The other thing that needed a transformation was my perspective when looking at the data in front of me. Like my Christmas present that I was SURE was a Sega Genesis, I was reaching certain conclusions because I was looking at the data wrong. The DailyRoto guys have put together a great tutorial on how to use the projections page, but I want to give you my take on how to use the projections.
Previously, I got to the projections page and immediately clicked on the “Value” tab:
After all, what we all really what is the most possible value in our lineups right? I could simply target the top 15 dark green segmented players in the projections, click “Optimize Now” and be given a lineup using all the best value plays of the night. GIVE ME MY MONEY! With this perspective, it was seemingly obvious who the best plays were by just going down the line of green boxes. Try to fit in Westbrook, Harden and Gianis. Reggie Jackson and Iman Shumpert are the obvious value plays with yellow point projections and still green value boxes. Voila!
Yet, it didn't work. Night after night, it didn't work.
The issue I found was that using this kind of sorting gave me no perspective. I had no real concept of positional scarcity or value. I didn't understand where the different tiers broke down positionally. I didn't look close enough at how much fragility was baked into a given player's projection on a given night. Reggie Jackson and Iman Shumpert have a ton of volatility in their projections, but it's not obvious from simply looking at the page. It was a lazy process that was only made worse by the illusion of looking at “value”.
The night everything clicked was when I stopped clicking on the “value” tab and changed my perspective by looking at the data differently. I now start my look at the numbers, going position by position, and sorting by “Salary” instead. It may seem like a small change, but sometimes it is small changes in perspective that lead to Transformational Change.
This lets me see where the value is clumped together at different tiers at each position. I can see how far I'd have to pay up or could pay down at position and still get a player in a good spot. Ideally this is some of what the BetaOptimizer does, but taking the thinking out of lineup construction was killing me. Now I'm forced to consider what is worth paying for and it has led to much better results. It also got me out of the mindset of “Green-Or-Bust” when it came to player evaluation. I can now see that there are certainly good reasons to use players with a neutral or yellow projection if their salary allows you access to players at an even better value at a different position. It's essentially the old axiom of addition by subtraction: being willing to take a seeming loss in one place to get a greater gain in another.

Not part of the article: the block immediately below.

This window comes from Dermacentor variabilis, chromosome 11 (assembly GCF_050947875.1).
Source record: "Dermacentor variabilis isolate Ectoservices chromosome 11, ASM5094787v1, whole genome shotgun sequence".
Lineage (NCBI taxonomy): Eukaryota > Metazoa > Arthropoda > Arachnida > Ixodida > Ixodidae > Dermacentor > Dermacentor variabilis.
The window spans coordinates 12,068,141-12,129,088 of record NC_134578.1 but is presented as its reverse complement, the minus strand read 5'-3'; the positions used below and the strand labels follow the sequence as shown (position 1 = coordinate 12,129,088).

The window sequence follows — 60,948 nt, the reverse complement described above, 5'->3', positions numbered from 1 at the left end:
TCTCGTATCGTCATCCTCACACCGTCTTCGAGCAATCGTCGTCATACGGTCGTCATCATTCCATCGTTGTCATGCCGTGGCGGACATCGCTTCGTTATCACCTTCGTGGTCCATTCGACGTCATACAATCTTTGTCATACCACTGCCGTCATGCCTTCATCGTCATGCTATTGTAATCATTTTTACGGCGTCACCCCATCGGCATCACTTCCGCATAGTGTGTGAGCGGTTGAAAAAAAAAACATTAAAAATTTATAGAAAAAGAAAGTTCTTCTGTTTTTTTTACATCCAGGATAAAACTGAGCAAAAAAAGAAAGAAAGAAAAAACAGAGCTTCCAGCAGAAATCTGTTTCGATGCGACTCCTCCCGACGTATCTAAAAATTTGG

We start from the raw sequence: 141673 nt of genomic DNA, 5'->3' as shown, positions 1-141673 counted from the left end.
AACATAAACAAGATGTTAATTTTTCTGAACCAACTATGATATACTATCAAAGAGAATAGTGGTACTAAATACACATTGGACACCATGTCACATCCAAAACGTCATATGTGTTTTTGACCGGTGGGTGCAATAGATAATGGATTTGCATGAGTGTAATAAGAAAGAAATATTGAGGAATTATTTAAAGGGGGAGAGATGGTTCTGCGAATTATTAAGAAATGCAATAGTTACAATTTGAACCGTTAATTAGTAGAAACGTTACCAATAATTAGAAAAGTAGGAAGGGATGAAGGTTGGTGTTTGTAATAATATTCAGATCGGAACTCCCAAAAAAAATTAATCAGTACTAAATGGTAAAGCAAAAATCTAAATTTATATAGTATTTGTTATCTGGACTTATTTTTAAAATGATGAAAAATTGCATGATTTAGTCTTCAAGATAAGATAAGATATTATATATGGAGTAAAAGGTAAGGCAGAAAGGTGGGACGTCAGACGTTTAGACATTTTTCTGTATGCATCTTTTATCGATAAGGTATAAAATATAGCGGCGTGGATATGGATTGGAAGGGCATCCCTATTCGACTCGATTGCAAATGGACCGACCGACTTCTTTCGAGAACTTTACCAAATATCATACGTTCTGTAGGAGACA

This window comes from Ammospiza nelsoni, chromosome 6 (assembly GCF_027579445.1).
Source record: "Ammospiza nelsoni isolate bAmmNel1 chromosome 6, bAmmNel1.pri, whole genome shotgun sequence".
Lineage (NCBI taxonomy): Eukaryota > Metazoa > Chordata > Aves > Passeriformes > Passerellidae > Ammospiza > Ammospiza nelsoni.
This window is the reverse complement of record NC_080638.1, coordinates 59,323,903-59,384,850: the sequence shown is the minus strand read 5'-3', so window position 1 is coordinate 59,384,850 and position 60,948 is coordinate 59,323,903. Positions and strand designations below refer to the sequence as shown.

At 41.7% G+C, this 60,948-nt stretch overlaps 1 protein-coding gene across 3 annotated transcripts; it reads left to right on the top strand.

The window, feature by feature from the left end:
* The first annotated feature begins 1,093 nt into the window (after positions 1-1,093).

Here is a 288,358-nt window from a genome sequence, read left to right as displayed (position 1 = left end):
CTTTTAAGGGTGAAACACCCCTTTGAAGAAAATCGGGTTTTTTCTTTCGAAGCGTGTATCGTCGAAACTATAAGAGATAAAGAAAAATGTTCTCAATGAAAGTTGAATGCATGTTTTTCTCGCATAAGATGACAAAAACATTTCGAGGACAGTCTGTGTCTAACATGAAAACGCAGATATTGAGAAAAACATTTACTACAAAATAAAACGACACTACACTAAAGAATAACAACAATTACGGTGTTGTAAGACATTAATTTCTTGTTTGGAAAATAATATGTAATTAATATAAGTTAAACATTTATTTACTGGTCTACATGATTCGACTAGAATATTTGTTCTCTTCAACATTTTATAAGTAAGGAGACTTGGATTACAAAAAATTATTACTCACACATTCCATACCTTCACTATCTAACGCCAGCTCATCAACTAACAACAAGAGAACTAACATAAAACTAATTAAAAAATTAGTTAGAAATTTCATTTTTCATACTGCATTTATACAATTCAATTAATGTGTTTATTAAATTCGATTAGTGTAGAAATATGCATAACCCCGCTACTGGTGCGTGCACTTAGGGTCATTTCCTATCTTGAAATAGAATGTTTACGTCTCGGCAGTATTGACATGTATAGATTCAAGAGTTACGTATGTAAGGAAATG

As I'll get to in my bankroll update below, these relatively simple transformations in process and perspective have led to much improved results.
Entry fees this week:
- DraftKings: $117
- FanDuel: $21
- Total: $138
Winnings this week:
- DraftKings: $201.21
- FanDuel: $98 + 3 x $4 Tickets
- Total: $299.21
Net this week: +$161.21
Well, what a difference one week makes. A week ago, I was huddled in my frigid basement office, bemoaning the death and desolation of a wintery grave while mired in fully metastasized tilt and now I've nearly doubled my original bankroll. Such is the life cycle of the Dailyonus Degenicus – the scientific name for DFS players. A week ago, I wondered if I could really ever make this work, but having put the work into developing a comfortable process this week really seems to have paid off. I'm not deluded enough to think that this kind of a week is the new normal, but it certainly is nice to find some success just in time for last minute gift shopping.
If you've been following along with me here this season and haven't tried your hand at the game yet, be sure to advantage of our offer of One Free Week of NBA Premium over Christmas week. You'll get access to all the projections, articles, premium chat, and up to the minute roster update emails that I've been mentioning all season. No strings attached. No credit card necessary. No future commitments. You're going to watch the NBA games on Christmas day anyways, so what a perfect time to be able to get a leg up on the competition by using our premium products to enter the Christmas specials on FanDuel and DraftKings.
Merry Christmas everyone and good luck in all your holiday special contests!